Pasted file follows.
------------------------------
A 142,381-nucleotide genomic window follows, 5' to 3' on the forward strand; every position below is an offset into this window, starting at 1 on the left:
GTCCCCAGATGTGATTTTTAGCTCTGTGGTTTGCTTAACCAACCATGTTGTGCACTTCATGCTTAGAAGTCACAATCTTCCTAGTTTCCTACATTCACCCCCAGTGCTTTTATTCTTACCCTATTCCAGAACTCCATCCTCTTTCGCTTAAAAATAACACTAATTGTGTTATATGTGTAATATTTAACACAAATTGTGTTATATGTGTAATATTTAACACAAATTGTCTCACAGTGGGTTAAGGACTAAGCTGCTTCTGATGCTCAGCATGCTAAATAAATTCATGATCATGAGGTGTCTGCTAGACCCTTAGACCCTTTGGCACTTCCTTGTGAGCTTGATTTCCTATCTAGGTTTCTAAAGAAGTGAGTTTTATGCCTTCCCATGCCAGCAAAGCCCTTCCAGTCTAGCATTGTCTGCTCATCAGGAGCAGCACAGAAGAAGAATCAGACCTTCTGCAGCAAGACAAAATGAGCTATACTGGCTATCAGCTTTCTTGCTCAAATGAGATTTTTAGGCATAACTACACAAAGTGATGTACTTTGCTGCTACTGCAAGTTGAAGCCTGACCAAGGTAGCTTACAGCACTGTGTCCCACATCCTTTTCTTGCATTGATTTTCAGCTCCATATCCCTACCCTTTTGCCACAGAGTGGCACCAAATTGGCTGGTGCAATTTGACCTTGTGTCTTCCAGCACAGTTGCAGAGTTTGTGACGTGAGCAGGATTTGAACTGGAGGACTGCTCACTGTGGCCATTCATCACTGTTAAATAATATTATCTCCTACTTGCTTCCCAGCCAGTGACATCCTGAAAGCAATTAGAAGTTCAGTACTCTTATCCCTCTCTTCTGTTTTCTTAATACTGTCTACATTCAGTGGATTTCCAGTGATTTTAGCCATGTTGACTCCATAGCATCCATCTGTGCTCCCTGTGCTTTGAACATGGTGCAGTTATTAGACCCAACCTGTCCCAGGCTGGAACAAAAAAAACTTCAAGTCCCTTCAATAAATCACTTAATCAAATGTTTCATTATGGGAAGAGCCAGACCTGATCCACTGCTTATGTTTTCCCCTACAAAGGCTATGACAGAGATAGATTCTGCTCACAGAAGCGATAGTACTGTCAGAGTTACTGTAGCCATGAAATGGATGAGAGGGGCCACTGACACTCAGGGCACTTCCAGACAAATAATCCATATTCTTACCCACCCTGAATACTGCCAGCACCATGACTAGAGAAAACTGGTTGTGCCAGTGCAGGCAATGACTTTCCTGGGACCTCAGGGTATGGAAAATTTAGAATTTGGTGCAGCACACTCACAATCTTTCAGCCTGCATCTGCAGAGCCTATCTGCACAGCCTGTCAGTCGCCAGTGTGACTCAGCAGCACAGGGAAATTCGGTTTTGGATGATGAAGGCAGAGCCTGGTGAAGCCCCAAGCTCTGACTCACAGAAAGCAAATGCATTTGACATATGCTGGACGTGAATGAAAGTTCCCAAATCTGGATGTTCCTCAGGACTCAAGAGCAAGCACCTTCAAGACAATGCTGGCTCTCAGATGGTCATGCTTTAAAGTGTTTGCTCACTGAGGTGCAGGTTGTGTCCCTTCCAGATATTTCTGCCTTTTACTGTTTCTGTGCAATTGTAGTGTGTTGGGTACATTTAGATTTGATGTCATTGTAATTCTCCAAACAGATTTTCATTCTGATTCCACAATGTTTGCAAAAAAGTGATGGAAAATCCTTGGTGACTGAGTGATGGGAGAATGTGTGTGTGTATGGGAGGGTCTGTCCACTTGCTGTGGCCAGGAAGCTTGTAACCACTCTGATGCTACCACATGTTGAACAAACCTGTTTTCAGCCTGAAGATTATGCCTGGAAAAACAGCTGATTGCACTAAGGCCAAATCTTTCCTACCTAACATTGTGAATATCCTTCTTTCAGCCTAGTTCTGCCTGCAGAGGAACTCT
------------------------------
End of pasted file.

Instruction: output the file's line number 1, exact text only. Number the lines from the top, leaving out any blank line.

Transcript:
A 142,381-nucleotide genomic window follows, 5' to 3' on the forward strand; every position below is an offset into this window, starting at 1 on the left: